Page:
And again, you just talk to them and let them know that you’re there to help them. And you help them with information. You help them by learning how to do this and giving them the information, letting them know what it is like to list a property ________________.
Joe Crump: Tell them the story about how people have reacted to you. I mean are people angry at you when you do a deal like this, do they feel they’ve been taken advantage of?
Student: No, not all. I was telling several people here about a deal we did, where a home – a lady and a gentleman, they were a couple, they called us. And they had been trying to sell their home for five years, five years. I went into the lady and I talked to her. She had the home listed with several different realtors. And I thought the monthly payment was pretty high, as she was paying a high interest rate. However, she had good credit. And I told her I would take the house subject-to, again, after talking with her, listening to her, seeing her child, looking at the house, the different things that you do to build a relationship with this person.
Because when you build a relationship with this person like we talk about ten minutes ago, if an investor comes in behind your back they won’t sell to them because they don’t trust them. So if you build a relationship with this person – I mean it is not a long-term relationship, but earn their trust and let them know that you’re there to help them, it makes all the difference.
So this lady five years trying to sell her house. Jeff and I went in, we told her what we could do for her. The relief in her face was just unbelievable. I mean she literally started tearing up and crying, five years I’ve been trying to do this, this sounds like a great idea, this is what I want to do. And she was more than willing to refinance the house to bring the interest rate down to get a better payment so that we could take it subject-to and get a person in there and make a profit. And this happened after a 20-minute conversation.
So then the next day she called and she said, “Well, my husband and the realtor want to meet with you.” And I was a little concerned; we were fairly new at this. But the realtor is sitting there and he was asking us how we do what we do and all these different questions. And we explain to him that we take over the home or we locate properties for investors. And how we go about do it: subject-to, making the payments, getting a person in there, getting them qualified.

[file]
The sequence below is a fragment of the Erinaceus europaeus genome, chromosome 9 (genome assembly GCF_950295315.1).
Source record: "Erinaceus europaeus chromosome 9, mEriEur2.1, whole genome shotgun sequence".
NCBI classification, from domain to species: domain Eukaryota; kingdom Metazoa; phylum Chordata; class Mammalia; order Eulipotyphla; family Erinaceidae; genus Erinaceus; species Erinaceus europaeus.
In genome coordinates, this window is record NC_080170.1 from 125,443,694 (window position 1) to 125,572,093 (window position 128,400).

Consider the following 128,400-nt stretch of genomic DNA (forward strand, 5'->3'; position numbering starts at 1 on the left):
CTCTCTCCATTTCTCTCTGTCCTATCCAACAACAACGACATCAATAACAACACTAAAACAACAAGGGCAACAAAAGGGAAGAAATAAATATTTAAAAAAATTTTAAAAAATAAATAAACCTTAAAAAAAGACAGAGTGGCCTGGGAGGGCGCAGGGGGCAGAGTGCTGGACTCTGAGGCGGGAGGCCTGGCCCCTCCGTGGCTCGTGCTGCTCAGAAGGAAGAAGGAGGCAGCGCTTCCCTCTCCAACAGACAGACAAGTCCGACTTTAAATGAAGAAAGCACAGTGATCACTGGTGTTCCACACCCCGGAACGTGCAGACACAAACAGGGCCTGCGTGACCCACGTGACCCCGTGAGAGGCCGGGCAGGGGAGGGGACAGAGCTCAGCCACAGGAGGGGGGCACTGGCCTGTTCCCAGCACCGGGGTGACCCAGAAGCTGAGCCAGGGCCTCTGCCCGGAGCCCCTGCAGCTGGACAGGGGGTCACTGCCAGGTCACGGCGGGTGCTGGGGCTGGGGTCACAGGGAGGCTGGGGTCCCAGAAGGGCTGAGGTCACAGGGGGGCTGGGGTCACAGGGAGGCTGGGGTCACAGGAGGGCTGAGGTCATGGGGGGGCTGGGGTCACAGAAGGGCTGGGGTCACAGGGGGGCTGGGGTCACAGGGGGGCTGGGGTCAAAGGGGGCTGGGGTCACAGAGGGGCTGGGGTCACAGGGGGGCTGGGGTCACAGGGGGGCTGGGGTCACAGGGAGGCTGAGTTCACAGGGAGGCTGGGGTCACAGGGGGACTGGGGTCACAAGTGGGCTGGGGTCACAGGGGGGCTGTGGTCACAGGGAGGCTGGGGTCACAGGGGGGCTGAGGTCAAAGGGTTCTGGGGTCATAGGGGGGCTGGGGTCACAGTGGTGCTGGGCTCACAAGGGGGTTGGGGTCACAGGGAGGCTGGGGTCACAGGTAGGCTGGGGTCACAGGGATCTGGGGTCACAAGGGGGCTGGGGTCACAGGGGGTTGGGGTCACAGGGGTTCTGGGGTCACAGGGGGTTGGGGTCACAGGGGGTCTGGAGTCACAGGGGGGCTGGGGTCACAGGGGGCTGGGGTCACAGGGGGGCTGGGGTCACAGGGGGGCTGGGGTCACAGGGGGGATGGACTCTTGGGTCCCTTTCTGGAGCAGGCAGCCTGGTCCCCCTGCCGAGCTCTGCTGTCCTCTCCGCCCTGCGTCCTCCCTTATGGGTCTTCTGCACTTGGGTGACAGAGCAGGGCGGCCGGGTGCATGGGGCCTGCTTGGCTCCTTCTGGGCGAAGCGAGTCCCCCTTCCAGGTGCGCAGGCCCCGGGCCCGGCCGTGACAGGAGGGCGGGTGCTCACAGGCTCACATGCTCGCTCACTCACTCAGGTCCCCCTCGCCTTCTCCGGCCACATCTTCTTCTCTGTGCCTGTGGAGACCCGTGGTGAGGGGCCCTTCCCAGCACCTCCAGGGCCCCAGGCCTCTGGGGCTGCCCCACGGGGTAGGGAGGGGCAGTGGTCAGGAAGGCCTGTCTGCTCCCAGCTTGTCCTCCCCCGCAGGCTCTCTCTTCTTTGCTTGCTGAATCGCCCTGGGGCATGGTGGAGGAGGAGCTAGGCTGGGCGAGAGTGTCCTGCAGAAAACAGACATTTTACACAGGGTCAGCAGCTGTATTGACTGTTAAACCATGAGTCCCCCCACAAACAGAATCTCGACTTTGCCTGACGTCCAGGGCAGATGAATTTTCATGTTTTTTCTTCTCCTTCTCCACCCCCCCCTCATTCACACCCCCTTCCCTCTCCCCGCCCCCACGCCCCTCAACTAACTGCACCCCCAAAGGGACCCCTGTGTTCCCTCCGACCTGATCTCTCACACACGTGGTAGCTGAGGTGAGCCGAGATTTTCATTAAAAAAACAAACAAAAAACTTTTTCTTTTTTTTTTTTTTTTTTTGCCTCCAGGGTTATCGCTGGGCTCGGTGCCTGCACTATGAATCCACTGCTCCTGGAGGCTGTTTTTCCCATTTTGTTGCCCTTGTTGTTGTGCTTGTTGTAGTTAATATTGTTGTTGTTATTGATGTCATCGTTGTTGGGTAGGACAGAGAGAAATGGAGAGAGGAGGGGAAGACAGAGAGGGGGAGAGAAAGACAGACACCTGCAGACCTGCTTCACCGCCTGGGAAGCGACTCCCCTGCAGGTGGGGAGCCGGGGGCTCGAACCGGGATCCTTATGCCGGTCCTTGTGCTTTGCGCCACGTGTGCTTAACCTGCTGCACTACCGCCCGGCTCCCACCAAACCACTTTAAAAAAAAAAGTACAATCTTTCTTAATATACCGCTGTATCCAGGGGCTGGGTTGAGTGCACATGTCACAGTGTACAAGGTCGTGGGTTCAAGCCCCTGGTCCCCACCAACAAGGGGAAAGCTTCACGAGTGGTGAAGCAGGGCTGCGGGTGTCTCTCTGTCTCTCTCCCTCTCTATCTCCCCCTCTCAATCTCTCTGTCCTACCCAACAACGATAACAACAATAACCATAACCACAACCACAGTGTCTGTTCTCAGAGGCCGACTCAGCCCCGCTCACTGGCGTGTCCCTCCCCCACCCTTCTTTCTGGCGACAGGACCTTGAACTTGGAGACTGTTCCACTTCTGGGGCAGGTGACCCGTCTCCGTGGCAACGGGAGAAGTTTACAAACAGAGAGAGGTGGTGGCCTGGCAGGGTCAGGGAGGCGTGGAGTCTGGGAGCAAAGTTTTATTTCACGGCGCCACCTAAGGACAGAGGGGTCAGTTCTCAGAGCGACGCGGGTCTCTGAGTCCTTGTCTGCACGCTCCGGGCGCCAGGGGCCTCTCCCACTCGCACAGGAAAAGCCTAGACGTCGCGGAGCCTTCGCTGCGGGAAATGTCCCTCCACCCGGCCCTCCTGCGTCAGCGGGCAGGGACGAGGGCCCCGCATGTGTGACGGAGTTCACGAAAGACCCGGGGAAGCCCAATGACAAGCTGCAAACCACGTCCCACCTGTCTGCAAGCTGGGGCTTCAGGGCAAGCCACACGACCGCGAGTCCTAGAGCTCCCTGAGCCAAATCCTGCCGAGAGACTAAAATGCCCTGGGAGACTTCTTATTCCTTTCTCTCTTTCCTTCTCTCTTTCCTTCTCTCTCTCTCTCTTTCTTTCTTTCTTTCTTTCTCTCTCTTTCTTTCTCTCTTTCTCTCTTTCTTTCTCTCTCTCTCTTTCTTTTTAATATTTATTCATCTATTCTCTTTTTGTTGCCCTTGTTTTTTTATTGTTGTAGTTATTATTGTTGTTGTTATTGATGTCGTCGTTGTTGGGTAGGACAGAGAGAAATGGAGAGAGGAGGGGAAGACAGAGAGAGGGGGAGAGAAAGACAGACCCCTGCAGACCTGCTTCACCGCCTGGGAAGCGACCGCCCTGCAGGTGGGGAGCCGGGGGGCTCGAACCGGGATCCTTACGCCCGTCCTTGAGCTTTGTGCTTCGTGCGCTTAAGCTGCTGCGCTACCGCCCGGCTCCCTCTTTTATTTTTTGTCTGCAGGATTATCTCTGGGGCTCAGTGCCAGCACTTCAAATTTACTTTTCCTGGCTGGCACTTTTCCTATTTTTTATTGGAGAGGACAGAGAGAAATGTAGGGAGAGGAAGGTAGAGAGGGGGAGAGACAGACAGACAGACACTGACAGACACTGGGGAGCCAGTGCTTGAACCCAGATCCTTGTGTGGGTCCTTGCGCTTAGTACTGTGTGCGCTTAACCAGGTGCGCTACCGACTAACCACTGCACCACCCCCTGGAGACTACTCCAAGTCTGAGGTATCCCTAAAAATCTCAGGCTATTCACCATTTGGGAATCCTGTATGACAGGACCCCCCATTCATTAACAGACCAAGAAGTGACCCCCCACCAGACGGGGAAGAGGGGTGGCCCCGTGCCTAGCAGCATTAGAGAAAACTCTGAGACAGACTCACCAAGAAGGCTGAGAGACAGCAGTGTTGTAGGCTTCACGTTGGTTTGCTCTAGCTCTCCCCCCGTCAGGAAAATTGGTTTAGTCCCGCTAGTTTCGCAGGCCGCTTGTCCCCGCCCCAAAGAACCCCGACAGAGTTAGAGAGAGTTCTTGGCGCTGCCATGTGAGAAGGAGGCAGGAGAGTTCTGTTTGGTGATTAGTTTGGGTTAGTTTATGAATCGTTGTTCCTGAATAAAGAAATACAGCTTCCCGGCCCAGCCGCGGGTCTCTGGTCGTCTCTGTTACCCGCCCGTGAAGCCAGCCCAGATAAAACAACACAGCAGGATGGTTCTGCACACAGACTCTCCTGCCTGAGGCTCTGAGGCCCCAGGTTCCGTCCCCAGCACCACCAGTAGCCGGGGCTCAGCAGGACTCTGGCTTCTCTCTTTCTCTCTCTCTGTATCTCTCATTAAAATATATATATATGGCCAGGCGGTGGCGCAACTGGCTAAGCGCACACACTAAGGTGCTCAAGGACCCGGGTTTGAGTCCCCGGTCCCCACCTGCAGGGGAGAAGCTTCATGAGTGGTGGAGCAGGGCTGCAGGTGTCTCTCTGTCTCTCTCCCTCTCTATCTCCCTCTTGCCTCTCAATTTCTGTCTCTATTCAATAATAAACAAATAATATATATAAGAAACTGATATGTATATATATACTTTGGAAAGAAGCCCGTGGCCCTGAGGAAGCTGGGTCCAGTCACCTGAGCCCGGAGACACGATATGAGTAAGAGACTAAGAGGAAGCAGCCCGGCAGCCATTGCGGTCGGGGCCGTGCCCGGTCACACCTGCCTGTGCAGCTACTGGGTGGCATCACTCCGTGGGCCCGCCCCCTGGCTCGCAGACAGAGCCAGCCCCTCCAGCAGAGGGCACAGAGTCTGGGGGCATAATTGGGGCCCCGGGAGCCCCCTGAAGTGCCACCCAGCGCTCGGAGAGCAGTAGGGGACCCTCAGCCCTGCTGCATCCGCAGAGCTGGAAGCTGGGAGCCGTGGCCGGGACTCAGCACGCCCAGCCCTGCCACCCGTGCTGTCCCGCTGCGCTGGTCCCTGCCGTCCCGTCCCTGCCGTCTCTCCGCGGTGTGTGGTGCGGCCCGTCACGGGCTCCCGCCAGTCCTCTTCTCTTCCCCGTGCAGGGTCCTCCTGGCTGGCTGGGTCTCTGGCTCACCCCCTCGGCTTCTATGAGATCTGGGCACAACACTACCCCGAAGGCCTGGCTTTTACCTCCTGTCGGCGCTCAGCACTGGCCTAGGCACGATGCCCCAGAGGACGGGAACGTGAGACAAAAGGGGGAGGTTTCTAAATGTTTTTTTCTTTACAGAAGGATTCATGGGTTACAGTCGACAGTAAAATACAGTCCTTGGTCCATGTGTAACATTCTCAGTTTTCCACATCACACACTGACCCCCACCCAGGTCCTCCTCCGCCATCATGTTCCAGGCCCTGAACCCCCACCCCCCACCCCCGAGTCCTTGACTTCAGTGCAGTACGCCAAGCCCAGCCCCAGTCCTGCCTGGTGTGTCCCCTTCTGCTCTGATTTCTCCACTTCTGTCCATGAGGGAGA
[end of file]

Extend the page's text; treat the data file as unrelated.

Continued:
And the realtor is sitting there, and come to find out after about ten minutes of conversation, this realtor had eight lease-option homes. He had done this with eight different people, but didn’t help her. And we were floored. Bottom line is we have the house and that realtor is no longer dealing with them. But if you go in with the intention of helping this person, listening to their need, not their want but their need and how you can help them, it works great for everybody.
Joe Crump: Everybody is going to be different on how you deal with sellers. You listen to Osmund’s deals, I mean he just gets right to the point. You know he doesn’t screw around with being nice. I mean he just gets right to the point. Everybody’s going to be a little different, their personality. But this is my mindset, this is where I go with my deals when I talk with people. I want to do that I can sleep at night, I want to know that I can be happy with my life. I also want to know that I make a lot of money at this. So I gotta find a balance.
We’re going to move on to the next one.
Joe Crump: Go ahead. Go ahead. One more, one more.
Student: Which one? I’ll go _________ ask my question. Joe, something just popped into my head. What if you got somebody with a variable-rate mortgage? What happens then?
Joe Crump: Well, you have to prepare for it. You have to prepare for that mortgage to change or they do if it is going to be on a land contract. So they’re going to have to – everybody knows what a variable-rate mortgage is. If the index goes up, the mortgage rate goes up. And they have caps on them on how much they can go up. It is usually two and six, which means that it can go up two percent in one year, up to six percent over the life of the loan on the interest rate.
One percent on a $100,000 dollars is about $70 dollars. So if it goes up 2 percent in a year and it is a $100,000 dollar property, it is going to go up $140 dollars on the payment. That can be pretty substantial. So if you’re paying him $900 and he’s paying $700 and it goes up 2 percent one year, now he’s up to $840, he’s got a very small margin there.
If it goes up again the following year, he could be in bad shape. So then he would have to come out of pocket. So he may not want to do it that way. You know, once again, you have to negotiate that stuff and see if he’s going to do it and you have to be aware of it too. So that if you buy a property like that you have to be aware that maybe that seller isn’t going to keep make those payments, or the payments aren’t going to be enough to cover that amount.
But it may be a good enough deal to go ahead and accept that risk yourself, because you know you’re going to get a decent enough lease payment on it. So if it does go up and you can sell it in a year, or two years, or three years, you just figure out what the numbers are and make sure that it makes sense.
Student: That’s probably a good question to ask the seller if it is a variable-rate mortgage.
Joe Crump: Well, you’re going to know before it is closed, but that would be a good question.
Student: I’ve never even thought of it. That could really screw you up.
Joe Crump: Yeah.
Student: Anyways, on to the next one, right? Sellers –
Joe Crump: By the way, these are – I do this exercise – I’ve done it several times and this is the best questions and the most questions I’ve ever had on just one. And I’ve gone through the whole list in this amount of time before. So congratulations for that. I think this is great, it’s a lot more fun. Go ahead.